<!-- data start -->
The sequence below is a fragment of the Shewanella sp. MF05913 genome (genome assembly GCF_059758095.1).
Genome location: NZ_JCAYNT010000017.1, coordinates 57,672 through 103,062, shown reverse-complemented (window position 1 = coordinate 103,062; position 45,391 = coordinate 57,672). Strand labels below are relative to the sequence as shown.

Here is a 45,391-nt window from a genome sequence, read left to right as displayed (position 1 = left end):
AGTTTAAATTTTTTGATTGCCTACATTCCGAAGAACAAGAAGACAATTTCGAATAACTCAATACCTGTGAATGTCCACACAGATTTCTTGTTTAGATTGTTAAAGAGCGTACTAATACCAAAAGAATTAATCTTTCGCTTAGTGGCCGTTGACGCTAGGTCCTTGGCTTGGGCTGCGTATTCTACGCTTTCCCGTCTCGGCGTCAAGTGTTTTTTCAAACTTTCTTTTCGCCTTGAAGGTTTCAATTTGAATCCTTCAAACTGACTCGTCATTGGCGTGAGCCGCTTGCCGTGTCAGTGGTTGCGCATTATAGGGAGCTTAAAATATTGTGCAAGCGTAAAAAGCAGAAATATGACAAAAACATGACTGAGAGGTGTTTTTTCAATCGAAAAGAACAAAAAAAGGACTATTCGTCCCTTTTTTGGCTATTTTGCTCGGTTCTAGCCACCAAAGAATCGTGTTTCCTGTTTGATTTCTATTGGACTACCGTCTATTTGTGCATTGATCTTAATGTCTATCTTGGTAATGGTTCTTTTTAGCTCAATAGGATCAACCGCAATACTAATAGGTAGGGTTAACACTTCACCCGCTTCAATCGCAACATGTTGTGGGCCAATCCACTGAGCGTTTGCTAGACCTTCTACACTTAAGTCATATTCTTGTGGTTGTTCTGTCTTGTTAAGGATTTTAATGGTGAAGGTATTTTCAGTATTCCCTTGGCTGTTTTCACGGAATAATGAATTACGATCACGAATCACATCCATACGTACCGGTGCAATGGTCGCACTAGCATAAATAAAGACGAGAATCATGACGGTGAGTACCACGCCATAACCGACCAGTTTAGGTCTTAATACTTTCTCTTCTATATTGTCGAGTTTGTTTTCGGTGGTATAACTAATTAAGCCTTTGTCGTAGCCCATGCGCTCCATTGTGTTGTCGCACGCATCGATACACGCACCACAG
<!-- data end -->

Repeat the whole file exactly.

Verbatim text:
The sequence below is a fragment of the Shewanella sp. MF05913 genome (genome assembly GCF_059758095.1).
Genome location: NZ_JCAYNT010000017.1, coordinates 57,672 through 103,062, shown reverse-complemented (window position 1 = coordinate 103,062; position 45,391 = coordinate 57,672). Strand labels below are relative to the sequence as shown.

Here is a 45,391-nt window from a genome sequence, read left to right as displayed (position 1 = left end):
AGTTTAAATTTTTTGATTGCCTACATTCCGAAGAACAAGAAGACAATTTCGAATAACTCAATACCTGTGAATGTCCACACAGATTTCTTGTTTAGATTGTTAAAGAGCGTACTAATACCAAAAGAATTAATCTTTCGCTTAGTGGCCGTTGACGCTAGGTCCTTGGCTTGGGCTGCGTATTCTACGCTTTCCCGTCTCGGCGTCAAGTGTTTTTTCAAACTTTCTTTTCGCCTTGAAGGTTTCAATTTGAATCCTTCAAACTGACTCGTCATTGGCGTGAGCCGCTTGCCGTGTCAGTGGTTGCGCATTATAGGGAGCTTAAAATATTGTGCAAGCGTAAAAAGCAGAAATATGACAAAAACATGACTGAGAGGTGTTTTTTCAATCGAAAAGAACAAAAAAAGGACTATTCGTCCCTTTTTTGGCTATTTTGCTCGGTTCTAGCCACCAAAGAATCGTGTTTCCTGTTTGATTTCTATTGGACTACCGTCTATTTGTGCATTGATCTTAATGTCTATCTTGGTAATGGTTCTTTTTAGCTCAATAGGATCAACCGCAATACTAATAGGTAGGGTTAACACTTCACCCGCTTCAATCGCAACATGTTGTGGGCCAATCCACTGAGCGTTTGCTAGACCTTCTACACTTAAGTCATATTCTTGTGGTTGTTCTGTCTTGTTAAGGATTTTAATGGTGAAGGTATTTTCAGTATTCCCTTGGCTGTTTTCACGGAATAATGAATTACGATCACGAATCACATCCATACGTACCGGTGCAATGGTCGCACTAGCATAAATAAAGACGAGAATCATGACGGTGAGTACCACGCCATAACCGACCAGTTTAGGTCTTAATACTTTCTCTTCTATATTGTCGAGTTTGTTTTCGGTGGTATAACTAATTAAGCCTTTGTCGTAGCCCATGCGCTCCATTGTGTTGTCGCACGCATCGATACACGCACCACAG